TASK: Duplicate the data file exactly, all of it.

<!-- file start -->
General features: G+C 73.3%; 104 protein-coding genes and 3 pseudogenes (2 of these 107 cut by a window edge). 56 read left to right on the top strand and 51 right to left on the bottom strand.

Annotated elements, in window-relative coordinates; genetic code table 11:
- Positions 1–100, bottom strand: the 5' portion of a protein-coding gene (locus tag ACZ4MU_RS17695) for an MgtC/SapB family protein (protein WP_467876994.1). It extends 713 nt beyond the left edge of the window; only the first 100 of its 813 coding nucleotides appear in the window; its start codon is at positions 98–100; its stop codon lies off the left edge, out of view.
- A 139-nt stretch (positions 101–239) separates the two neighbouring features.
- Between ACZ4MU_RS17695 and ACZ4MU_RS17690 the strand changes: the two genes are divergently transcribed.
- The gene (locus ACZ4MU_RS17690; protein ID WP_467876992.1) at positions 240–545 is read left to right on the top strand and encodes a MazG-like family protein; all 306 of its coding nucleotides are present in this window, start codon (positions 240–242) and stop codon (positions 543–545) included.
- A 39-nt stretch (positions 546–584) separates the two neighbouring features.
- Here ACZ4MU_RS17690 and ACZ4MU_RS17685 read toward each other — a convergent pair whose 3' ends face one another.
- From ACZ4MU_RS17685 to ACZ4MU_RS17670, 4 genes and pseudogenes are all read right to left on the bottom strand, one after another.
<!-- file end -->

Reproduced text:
General features: G+C 73.3%; 104 protein-coding genes and 3 pseudogenes (2 of these 107 cut by a window edge). 56 read left to right on the top strand and 51 right to left on the bottom strand.

Annotated elements, in window-relative coordinates; genetic code table 11:
- Positions 1–100, bottom strand: the 5' portion of a protein-coding gene (locus tag ACZ4MU_RS17695) for an MgtC/SapB family protein (protein WP_467876994.1). It extends 713 nt beyond the left edge of the window; only the first 100 of its 813 coding nucleotides appear in the window; its start codon is at positions 98–100; its stop codon lies off the left edge, out of view.
- A 139-nt stretch (positions 101–239) separates the two neighbouring features.
- Between ACZ4MU_RS17695 and ACZ4MU_RS17690 the strand changes: the two genes are divergently transcribed.
- The gene (locus ACZ4MU_RS17690; protein ID WP_467876992.1) at positions 240–545 is read left to right on the top strand and encodes a MazG-like family protein; all 306 of its coding nucleotides are present in this window, start codon (positions 240–242) and stop codon (positions 543–545) included.
- A 39-nt stretch (positions 546–584) separates the two neighbouring features.
- Here ACZ4MU_RS17690 and ACZ4MU_RS17685 read toward each other — a convergent pair whose 3' ends face one another.
- From ACZ4MU_RS17685 to ACZ4MU_RS17670, 4 genes and pseudogenes are all read right to left on the bottom strand, one after another.